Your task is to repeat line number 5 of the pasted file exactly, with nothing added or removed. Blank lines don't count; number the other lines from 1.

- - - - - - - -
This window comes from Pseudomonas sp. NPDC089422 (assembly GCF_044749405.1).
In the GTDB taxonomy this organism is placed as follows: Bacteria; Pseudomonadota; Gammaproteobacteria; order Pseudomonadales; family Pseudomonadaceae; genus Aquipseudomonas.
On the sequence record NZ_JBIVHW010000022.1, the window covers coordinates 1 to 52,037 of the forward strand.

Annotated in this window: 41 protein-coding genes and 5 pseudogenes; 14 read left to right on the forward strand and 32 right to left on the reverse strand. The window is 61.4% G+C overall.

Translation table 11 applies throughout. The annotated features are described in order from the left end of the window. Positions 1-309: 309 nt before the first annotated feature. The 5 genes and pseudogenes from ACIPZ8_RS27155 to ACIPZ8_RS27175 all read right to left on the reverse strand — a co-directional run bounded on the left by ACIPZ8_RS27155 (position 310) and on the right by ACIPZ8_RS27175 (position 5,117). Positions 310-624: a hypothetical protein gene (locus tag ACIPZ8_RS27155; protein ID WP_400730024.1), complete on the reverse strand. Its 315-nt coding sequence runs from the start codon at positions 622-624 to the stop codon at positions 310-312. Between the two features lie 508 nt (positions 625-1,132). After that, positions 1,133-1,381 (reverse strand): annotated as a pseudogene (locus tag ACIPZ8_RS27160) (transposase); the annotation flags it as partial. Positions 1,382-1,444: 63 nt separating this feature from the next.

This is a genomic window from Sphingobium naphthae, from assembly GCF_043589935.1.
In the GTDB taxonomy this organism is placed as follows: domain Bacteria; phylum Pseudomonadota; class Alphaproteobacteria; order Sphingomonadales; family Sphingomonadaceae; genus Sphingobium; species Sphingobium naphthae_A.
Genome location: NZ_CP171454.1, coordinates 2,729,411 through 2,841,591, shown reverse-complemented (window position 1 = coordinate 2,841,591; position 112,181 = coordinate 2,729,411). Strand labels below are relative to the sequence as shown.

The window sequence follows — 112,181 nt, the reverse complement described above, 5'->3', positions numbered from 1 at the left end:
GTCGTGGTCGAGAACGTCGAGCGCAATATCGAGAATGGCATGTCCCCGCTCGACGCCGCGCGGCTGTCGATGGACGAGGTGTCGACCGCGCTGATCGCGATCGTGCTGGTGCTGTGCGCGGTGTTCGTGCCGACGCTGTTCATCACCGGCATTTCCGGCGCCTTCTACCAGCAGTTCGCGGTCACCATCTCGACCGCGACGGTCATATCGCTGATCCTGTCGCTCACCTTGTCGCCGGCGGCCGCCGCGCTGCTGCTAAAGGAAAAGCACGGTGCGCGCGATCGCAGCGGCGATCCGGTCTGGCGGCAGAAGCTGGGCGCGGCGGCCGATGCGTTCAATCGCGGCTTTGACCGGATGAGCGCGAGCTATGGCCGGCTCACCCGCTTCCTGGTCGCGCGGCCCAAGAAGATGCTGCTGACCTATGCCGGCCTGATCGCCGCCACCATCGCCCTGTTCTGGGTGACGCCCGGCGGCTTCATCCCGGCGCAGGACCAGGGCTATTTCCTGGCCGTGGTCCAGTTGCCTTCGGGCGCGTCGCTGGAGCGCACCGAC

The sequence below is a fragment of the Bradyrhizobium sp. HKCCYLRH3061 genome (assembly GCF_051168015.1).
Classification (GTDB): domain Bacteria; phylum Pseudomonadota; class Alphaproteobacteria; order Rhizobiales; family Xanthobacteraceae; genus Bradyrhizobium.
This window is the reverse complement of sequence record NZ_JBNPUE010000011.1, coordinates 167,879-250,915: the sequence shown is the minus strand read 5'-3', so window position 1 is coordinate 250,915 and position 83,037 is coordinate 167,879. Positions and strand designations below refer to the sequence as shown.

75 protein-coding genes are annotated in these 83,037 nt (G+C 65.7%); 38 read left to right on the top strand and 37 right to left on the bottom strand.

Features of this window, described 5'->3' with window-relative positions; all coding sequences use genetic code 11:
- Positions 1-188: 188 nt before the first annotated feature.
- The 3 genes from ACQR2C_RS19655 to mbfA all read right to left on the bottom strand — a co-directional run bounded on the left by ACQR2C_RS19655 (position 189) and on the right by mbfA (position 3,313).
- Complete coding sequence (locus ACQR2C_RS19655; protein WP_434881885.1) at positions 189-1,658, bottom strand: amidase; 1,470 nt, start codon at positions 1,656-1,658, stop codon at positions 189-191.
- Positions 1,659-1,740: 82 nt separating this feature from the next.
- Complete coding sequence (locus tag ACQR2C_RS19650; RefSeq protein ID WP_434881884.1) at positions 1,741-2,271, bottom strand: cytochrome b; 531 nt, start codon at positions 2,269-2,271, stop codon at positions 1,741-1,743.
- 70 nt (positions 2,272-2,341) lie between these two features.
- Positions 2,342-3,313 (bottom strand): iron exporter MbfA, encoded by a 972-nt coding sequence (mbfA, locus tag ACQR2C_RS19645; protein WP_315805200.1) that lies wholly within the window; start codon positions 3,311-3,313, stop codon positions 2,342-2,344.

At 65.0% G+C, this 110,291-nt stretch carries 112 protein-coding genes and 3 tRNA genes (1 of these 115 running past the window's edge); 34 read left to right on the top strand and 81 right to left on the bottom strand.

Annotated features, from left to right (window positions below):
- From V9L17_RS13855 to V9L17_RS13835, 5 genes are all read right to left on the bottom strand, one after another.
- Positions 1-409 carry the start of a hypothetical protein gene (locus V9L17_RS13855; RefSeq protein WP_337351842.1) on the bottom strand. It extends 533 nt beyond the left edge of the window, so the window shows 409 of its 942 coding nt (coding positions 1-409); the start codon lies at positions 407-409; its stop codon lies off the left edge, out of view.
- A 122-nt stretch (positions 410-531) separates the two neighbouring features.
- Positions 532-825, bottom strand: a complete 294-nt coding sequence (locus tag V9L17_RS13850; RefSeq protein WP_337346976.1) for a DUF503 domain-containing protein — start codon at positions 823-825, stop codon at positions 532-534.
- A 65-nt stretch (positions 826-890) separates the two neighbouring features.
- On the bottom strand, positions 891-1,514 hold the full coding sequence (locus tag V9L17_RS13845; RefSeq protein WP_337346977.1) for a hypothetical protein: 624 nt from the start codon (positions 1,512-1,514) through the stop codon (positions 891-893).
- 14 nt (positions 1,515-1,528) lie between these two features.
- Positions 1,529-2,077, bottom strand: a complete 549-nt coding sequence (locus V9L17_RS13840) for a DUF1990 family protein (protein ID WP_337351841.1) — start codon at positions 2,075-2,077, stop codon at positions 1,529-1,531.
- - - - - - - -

Translation table 11 applies throughout. The annotated features are described in order from the left end of the window. Positions 1-309: 309 nt before the first annotated feature. The 5 genes and pseudogenes from ACIPZ8_RS27155 to ACIPZ8_RS27175 all read right to left on the reverse strand — a co-directional run bounded on the left by ACIPZ8_RS27155 (position 310) and on the right by ACIPZ8_RS27175 (position 5,117). Positions 310-624: a hypothetical protein gene (locus tag ACIPZ8_RS27155; protein ID WP_400730024.1), complete on the reverse strand. Its 315-nt coding sequence runs from the start codon at positions 622-624 to the stop codon at positions 310-312. Between the two features lie 508 nt (positions 625-1,132). After that, positions 1,133-1,381 (reverse strand): annotated as a pseudogene (locus tag ACIPZ8_RS27160) (transposase); the annotation flags it as partial. Positions 1,382-1,444: 63 nt separating this feature from the next.